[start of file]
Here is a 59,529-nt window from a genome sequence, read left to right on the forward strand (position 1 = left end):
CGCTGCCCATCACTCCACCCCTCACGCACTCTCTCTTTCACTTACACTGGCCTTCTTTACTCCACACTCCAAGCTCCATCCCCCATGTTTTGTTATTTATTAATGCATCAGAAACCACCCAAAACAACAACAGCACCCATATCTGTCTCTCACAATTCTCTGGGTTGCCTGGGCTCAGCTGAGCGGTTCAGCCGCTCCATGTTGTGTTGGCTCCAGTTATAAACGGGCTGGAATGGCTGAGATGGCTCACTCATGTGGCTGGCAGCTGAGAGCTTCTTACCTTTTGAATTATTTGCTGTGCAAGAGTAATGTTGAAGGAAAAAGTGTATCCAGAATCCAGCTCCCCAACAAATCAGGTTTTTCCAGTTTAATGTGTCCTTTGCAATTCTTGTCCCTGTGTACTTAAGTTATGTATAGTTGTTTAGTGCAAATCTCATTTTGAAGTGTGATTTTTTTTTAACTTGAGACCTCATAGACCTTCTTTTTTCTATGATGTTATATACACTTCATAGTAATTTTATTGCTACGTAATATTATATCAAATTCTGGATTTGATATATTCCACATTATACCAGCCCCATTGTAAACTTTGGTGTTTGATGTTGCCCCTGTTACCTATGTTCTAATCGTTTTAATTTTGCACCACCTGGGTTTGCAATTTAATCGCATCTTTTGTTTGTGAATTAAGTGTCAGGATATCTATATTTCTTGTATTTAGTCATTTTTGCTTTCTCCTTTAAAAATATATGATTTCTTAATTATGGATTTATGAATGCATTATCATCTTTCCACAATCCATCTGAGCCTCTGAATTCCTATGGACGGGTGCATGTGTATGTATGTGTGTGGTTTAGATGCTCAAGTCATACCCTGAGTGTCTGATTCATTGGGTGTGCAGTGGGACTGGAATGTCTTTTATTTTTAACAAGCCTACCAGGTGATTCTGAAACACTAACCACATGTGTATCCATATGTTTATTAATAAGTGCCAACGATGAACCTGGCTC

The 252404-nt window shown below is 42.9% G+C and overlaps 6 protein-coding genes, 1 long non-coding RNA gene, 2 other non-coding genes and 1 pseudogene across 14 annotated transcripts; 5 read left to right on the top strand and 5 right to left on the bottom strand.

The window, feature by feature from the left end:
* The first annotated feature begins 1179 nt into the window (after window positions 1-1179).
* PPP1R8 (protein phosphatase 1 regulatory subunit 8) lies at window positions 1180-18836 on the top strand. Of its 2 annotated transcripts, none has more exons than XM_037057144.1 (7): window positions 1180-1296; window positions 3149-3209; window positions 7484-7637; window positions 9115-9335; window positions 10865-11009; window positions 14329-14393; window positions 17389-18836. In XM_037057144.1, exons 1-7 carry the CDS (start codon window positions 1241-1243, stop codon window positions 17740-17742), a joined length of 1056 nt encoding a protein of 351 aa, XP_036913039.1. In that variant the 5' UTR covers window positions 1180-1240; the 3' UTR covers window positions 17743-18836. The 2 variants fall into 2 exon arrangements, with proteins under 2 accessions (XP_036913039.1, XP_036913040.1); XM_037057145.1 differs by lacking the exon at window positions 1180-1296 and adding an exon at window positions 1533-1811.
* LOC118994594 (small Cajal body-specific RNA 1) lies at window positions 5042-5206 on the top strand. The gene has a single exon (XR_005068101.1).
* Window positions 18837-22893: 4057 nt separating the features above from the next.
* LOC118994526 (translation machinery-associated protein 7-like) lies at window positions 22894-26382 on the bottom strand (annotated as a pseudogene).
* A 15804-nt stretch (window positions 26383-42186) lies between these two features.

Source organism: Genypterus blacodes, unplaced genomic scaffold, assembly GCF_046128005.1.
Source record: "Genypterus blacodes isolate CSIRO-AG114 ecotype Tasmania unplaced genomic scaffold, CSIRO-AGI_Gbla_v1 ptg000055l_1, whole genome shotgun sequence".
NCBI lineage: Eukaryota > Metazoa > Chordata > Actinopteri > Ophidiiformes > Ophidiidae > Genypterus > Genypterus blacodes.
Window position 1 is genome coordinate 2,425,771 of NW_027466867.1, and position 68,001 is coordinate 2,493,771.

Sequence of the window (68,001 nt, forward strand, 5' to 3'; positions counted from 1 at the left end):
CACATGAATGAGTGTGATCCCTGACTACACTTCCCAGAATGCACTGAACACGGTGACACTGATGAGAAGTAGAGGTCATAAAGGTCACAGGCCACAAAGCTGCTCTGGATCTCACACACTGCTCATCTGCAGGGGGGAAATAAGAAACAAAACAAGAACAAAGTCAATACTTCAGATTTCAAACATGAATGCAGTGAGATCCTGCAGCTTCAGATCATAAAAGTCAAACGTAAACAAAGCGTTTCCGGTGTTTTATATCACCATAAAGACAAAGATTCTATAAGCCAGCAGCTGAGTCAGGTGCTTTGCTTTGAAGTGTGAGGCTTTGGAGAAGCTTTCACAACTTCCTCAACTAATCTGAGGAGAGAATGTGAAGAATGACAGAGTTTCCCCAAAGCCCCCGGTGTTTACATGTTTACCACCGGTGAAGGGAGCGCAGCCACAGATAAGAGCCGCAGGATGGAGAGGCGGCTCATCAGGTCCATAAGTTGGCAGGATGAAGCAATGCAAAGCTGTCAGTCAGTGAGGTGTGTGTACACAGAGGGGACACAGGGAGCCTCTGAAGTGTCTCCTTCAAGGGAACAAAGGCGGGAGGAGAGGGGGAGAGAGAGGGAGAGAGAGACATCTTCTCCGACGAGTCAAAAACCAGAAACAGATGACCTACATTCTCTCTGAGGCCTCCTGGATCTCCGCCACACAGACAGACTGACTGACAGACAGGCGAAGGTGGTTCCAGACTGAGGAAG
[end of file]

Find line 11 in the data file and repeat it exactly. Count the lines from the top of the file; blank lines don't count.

Source organism: Genypterus blacodes, unplaced genomic scaffold, assembly GCF_046128005.1.